Let the chips fall

Let the chips fall

The Currency newsletter - issue 14

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06.01.2023

This week in emojis:

Its blockbuster szn, so weve got updates on Max, Netflix, and MoviePass.

Artificial intelligence is only as good as its GPU (and were about to enter a gold rush in the tech industry).

For good or bad, the gig economy is taking center stage.

Short-term rentals are facing a reckoning.

Gen Zers are packing their bags for some soul-searching.

Buckle up, its gonna be a busy summer.

The Editors

Call of Duty, calling the shots: Regulators are worried that Microsofts$75 billion acquisition* of Activision Blizzard might game the system. Activision owns Call of Duty (COD) one of the most successful video game franchises ever with $30 billion in lifetime revenue and a merger would make Microsoft the worlds third-largest gaming company by revenue. Microsoft wants to add Activisions blockbuster games to its subscription service called Xbox Game Pass, which could dominate the cloud gaming space if the brand doesnt license COD to rivals. The U.K.s Competition and Markets Authority rejected the deal, while the U.S. Federal Trade Commission is trying to block the buyout. In May, the European Unionapproved the deal.*

Its just Max: Entertainment giant HBO has rebranded itsstreaming platform as "Max"in an effort to give the flagship service a more family friendly feel. The newly merged Warner Bros. Discovery company (following a$43 billion mega deal* last year) said HBO Max had a male skewwith a focus on scripted shows, while Discovery+ had a female skewwith unscripted content. The new Max experience offers the best of both worlds and is designed to take on Netflix and Disney+. It certainly feels like one streaming chapter is closing, with HBOs award-winning series Succession fading to black over Memorial Day weekend tomixed feelings.*

Netflix, not so chill: After estimating that100 million people* worldwide were accessing their streaming service without paying for it, Netflixs password crackdown has commenced to cut back on account sharing outside of individual households.狼he streamer is serious about slashing moochers by checking IP addresses, device IDs, and account activity in order to bump up revenue (in fact, this writer had to verify her household last night, losing access to her parents account guess its time to grow up). Households can add an additional person outside the home for $7.99 otherwise, users will need to sign up for their own account.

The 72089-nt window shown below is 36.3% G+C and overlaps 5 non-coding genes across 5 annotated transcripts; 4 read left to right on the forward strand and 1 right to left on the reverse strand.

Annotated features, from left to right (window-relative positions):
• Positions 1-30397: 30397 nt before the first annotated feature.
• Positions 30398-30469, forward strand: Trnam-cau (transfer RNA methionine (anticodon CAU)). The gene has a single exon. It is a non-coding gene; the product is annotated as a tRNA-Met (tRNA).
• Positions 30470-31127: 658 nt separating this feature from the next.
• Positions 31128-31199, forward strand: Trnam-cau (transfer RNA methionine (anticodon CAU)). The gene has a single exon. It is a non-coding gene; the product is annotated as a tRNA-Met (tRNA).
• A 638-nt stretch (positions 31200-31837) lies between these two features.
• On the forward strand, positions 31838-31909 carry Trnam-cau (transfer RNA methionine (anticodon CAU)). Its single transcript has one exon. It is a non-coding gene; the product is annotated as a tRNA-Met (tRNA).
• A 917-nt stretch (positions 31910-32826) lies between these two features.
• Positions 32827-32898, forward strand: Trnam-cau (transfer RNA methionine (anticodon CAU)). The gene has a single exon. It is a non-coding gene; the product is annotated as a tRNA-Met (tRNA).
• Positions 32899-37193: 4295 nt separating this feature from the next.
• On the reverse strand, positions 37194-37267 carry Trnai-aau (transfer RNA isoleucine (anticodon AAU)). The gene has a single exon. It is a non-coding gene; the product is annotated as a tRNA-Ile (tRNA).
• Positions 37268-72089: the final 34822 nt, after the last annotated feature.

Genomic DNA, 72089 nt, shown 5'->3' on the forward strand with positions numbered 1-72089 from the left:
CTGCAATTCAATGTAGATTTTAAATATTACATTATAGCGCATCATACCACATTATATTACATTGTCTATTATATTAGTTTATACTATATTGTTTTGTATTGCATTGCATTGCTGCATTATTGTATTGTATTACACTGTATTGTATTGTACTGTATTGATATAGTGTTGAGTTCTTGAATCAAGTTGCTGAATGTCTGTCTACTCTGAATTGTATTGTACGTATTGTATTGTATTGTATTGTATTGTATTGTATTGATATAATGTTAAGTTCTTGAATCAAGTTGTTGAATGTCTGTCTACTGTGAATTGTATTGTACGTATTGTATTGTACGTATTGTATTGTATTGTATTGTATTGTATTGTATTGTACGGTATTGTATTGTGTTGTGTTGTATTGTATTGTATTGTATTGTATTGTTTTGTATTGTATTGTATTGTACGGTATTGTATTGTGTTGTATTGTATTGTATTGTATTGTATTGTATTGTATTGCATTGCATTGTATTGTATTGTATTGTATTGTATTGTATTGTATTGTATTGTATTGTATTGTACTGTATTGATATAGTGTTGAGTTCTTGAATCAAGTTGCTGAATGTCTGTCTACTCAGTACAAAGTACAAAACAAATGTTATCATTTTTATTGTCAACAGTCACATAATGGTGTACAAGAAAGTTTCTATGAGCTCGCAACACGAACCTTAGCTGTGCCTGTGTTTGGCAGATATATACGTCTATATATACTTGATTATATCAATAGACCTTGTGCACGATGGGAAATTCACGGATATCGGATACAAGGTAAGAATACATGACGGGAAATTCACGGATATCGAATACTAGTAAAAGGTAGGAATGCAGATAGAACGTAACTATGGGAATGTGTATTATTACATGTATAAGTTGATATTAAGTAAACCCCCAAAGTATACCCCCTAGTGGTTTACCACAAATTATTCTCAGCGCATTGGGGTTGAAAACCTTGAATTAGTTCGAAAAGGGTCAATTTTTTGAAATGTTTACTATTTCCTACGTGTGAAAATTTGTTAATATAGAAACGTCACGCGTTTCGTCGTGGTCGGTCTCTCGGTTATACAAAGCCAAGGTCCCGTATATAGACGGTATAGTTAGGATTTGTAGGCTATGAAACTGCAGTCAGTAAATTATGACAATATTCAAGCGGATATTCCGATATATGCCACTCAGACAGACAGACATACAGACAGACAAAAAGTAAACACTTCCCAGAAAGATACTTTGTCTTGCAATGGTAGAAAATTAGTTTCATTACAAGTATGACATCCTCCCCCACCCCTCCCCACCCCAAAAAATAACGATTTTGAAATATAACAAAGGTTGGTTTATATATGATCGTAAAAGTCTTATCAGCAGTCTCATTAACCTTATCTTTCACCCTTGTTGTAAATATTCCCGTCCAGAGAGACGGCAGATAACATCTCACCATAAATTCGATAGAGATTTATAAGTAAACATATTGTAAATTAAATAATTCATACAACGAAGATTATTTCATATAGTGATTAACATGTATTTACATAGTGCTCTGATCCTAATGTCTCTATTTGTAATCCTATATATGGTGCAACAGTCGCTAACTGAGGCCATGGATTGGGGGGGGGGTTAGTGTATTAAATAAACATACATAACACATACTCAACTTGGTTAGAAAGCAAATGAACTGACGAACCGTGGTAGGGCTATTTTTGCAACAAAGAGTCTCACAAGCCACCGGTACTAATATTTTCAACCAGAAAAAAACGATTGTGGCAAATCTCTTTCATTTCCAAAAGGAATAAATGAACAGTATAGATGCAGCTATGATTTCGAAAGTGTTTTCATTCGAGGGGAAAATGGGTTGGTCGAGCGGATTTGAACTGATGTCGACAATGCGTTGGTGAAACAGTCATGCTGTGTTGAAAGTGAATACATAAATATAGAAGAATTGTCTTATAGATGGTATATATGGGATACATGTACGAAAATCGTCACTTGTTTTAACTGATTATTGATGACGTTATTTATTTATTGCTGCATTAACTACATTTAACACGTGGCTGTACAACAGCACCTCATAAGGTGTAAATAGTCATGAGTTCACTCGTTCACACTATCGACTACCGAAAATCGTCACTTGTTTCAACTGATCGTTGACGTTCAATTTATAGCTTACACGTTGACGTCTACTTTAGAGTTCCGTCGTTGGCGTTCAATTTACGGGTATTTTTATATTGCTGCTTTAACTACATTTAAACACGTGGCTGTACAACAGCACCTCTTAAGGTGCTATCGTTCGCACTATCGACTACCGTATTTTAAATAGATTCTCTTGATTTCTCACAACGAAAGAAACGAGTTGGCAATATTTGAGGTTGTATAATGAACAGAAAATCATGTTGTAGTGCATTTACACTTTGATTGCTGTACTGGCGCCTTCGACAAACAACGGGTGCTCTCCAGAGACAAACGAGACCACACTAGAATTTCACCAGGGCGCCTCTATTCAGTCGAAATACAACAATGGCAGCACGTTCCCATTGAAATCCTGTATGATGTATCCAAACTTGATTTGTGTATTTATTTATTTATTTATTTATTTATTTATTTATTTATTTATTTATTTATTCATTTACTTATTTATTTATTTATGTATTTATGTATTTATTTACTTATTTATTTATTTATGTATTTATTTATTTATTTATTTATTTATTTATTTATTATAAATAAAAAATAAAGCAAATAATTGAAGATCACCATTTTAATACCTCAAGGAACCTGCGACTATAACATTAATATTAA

Pass the popcorn: Summer blockbusters are back (Fast X,* anyone?) and in a surprise sequel, MoviePass has also returned following aservice shutdown* in 2019. The brand is back at 4,000+ theaters nationwide眨ith a service that allows users to cash in their credits for movie tickets. The $10畜asic plan症ives subscribers 34 credits, which roughly translates to up to three movies per month, according to MoviePass.狼ime will tell if the demand-based credit system will prove worth it.

Artificial intelligence is eating up the computer chip industry

A computer chip shortage may be on the horizon. The graphics processing units (GPUs) powering artificial intelligence applications like those at Google, Microsoft, and OpenAI are almost all made by Nvidia, whose stock recently surged to a$1 trillion market cap.*

Lots of GPUs mean sales are way up for Nvidia, which is forecasting$11 billion in revenue* during the current quarter, aided by the viral success of ChatGPT (its early version required about 10,000 GPUs, and the current version runs on five times as many, according to Elon Musk).

Demand is outpacing supply, as AI developers need GPUs to operate their疳ncreasingly complex models. GPUs arent cheap, either: one Nvidia H100 can sell for $40,000 onthe secondary market.* According to a recentWall Street Journal article,* the shortage of GPUs is like toilet paper during the pandemic.

To help with the shortage, Nvidia said its expanding its supplies and offering companies the chance to rent access to its supercomputer called DGX (it has eight GPUs) for $37,000 per month.*

Is the gig economy turning into a gotcha?

According to theNew York Times,* recent data shows that 10% to 15% of U.S. workers make up the gig economy, with some studies suggesting as many as a third of Americans occasionally dabble in gig work. Over the past decade, gig work has been popularized by the likes of Uber, Lyft, DoorDash, and Instacart, though workers for online platforms make up a small percentage of the gig workforce, and less than 1% of the overall labor force.